RDR, a vanity press created to publish roger rapaports books has proven time and time again they are not a legitamate publisher. a legitamate publisher would know copyright laws so they can protect their authors. RDR Books didnt even have a consualtant on call, even if they dont have a lawyer in house like they should anyways.

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Ed, wrong. extremely wrong.

the law exist and has existed for a long time. Fair Use has rules that govern what the law states is allowable under fair use, and what is not.

the lexicon book contains 84% of its text taken directly word for word from jk rowling’s books. more text was taken directly word for word from copyrighted encylopedias and dictonarys.

Ed, fair use only allots about 10% of the text to be copyrighted. you are suposed to ask permission to use more then 10% of the overal text as copyrighted. 84% is not allowed under the law.

jk rowling is not halting companion books, she is just requiring that they remain within the law, which protects her rights and the rights of legitamte companion books writers. she has been vocal about the fact that she is not against legal companion books, including the fact that she and her people often work with writers seeking to write books on harry potter to ensure that the books are legal, and also to help if the writer has a inaccuracy that might be misleading. she isent against companion books that follow the LAW, she is against ones that BREAK the LAW.

also, it should be noted the newspapers articles were written before the near full text of the lexicon book was uploaded to the legal proceddings website at justia. also, one of the articles was found to be written by a friend of the lawyer handling RDR, which is a conflict of interest.

jk rowling owns harry potter and owns its copyright and intellectual property rights along side warner brothers. the law those give the legal owners of copyright to challange any book that they belive to infringe upon their rights. now that the near full text of the manuscript has been posted online, it is clear that it is 74% beyond what the LAW ALLOWS.

also, the fact that RDR Books has done many 180 about face changes in their statements to the courts, they have undermined their legitmacy. only one of their statements on the matter of what the lexicon is can be true, and the other is a lie filed to the courts. first they said the book is not commentary in the early filings, then they say the book is commentary. so, which is it, because anyone who has taken the time to read the manuscript who is not employed by RDR books has found that the manuscript is not commentary, nor is it allowable by the LAW.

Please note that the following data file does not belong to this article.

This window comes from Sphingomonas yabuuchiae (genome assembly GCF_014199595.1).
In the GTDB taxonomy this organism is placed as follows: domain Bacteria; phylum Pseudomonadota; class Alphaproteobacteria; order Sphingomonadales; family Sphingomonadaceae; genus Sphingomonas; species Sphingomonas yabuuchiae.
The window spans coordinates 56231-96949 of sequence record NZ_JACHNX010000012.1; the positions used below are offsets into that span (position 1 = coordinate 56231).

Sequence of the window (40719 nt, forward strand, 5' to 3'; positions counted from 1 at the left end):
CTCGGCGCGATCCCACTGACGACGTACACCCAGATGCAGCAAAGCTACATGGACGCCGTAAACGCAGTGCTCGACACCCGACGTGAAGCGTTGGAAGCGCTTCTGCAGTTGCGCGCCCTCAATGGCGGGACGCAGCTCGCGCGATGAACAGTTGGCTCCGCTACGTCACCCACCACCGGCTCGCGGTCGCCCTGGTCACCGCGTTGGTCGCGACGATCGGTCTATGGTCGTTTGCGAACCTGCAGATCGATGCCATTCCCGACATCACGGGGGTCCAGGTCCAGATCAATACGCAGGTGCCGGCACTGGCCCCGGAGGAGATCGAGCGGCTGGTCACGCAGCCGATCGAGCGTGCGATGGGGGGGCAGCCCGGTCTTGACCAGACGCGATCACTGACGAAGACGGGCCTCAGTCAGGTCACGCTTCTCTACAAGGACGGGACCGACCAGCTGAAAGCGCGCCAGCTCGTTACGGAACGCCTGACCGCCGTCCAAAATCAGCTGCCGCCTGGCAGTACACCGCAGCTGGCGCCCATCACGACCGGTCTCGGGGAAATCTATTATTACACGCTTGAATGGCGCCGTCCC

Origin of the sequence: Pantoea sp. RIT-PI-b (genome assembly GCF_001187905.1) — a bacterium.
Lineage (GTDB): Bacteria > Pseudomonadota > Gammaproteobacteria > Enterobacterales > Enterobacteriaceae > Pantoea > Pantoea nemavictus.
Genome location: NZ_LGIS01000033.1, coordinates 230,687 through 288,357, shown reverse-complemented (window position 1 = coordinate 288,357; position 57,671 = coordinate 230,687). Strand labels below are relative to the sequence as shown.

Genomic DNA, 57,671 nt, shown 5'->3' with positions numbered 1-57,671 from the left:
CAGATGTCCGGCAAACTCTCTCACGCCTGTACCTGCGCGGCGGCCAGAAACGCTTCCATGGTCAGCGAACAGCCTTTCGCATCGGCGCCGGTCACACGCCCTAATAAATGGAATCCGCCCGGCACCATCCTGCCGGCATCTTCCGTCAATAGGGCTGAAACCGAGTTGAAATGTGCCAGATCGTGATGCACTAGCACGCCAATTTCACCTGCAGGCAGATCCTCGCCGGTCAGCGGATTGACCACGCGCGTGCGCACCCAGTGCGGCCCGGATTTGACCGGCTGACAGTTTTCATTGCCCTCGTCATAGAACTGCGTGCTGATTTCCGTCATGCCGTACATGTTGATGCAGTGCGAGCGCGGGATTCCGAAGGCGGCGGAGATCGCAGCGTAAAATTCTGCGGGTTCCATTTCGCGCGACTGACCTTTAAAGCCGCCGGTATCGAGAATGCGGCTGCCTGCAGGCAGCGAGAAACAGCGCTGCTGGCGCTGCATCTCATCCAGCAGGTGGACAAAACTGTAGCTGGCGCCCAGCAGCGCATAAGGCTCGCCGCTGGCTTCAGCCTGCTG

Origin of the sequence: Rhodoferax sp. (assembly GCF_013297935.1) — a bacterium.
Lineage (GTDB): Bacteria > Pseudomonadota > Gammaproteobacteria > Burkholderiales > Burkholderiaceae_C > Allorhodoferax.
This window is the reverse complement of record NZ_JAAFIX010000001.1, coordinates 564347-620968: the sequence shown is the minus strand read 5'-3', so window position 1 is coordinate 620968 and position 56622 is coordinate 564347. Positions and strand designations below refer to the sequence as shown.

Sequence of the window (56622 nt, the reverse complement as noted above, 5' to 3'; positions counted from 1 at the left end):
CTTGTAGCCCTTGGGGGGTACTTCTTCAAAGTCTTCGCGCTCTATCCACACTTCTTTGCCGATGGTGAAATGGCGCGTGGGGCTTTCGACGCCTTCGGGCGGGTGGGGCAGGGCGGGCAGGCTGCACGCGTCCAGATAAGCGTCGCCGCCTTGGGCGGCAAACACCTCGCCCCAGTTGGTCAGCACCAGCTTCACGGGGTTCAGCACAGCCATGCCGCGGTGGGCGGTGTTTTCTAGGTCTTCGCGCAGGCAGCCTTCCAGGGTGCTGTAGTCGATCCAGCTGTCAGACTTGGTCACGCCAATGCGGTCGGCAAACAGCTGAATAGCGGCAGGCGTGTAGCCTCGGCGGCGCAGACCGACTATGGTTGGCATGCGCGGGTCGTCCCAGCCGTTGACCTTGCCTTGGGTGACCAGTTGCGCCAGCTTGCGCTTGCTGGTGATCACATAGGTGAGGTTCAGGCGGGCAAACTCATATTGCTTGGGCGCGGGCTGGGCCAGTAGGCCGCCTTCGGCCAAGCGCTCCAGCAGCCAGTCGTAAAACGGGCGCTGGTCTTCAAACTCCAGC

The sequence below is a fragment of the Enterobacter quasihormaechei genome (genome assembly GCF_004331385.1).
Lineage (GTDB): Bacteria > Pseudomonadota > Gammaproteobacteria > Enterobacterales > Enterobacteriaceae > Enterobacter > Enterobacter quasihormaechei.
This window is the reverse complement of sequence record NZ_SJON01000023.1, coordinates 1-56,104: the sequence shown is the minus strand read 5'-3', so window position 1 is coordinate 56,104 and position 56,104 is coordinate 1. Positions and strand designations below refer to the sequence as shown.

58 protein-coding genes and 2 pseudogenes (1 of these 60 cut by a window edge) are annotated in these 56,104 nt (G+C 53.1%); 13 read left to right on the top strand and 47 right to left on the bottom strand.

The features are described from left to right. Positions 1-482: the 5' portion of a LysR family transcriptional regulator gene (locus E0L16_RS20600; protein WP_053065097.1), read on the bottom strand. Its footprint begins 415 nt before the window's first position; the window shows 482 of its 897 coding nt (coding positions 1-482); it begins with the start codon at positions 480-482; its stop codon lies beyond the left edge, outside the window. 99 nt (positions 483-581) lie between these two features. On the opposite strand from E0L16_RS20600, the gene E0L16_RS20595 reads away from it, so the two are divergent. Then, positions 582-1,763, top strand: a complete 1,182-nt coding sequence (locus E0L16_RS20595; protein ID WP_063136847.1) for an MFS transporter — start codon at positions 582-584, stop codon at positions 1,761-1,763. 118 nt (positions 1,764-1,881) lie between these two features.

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On horcruxes: The word horcrux is invented by Jo, but the idea of having the soul outside the body and hidden somewhere to keep an evil person alive already existed in fairy tales before Jo came along.

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exactly. jk rowling would have the right to sue another writer who was using the word horcrux. in the same way if someone tries to use a character named ronald weasley or albus dumbledore, she would have a right to sue them.

given that the lexicon not only depends solely upon her copyrighted words and characters, but also lifts 84% of its text directly from jk rowling’s copyrighted works.

any judge who sides with RDR Books has to do so against fair use and copyright laws. these laws are not unfair. they protect copyright holders and legitamate reference work writers who stay within the law.

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@NotTheHBP – I wasn’t disagreeing with you on the case itself, I just wanted to point out that there is, in my opinion, more to what Tolkein or JKR or many others have accomplished than simply adding their efforts to existing legend otr ideas. It is the WAY they do it, and the impact that has on the reader.. so I tink we agree.

As to the issue of using, say, “Horcrux”, actually, another writer COULD use the word “Horcrux” in certain ways, even without permission. A lot of how it may be done is based on the US Fair Use principle and similar principles in other jurisdictions.

For example, the word could be used in a novel where one of the protagonists might say that “an evil antagonist hiding in ambush for an unsuspecting victim to pass by reminds her of a Horcrux from the Harry Potter stories”.

In this case, not only can the author use the word Horcrux without permission, but can also use “Harry Potter” the same way. You see, Fair use would say that this is a very small percentage of the total content of the new book, uses the terms in a context that clearly relates it to the original appearance, and is used as a means of enhancing the understanding of a reader that may already be familiar with Harry Potter. And this is in a novel!

And, by the way, even THEN, the US Copyright Office suggests that acknowledging the source (e.g. having a footnote or some other reference to that fact that “Horcrux” and “Harry Potter” are copyright JKR/WB, or something like that) is a good idea, and actually getting permission is even better. It would still be acceptable, in all likelihood, but permission guarantees it.

What the new author CANNOT do is lift the story line, add a smattering of her own work, and claim copyright as original material, AND try and sell it for profit. That is, if it violates the 4 principles of Fair Use. It is alleged (and I say alleged because I will not presume to know how the judge will decide) that this is essentially what RDR has tried to do. Again, the judge will decide whether or not that is the case.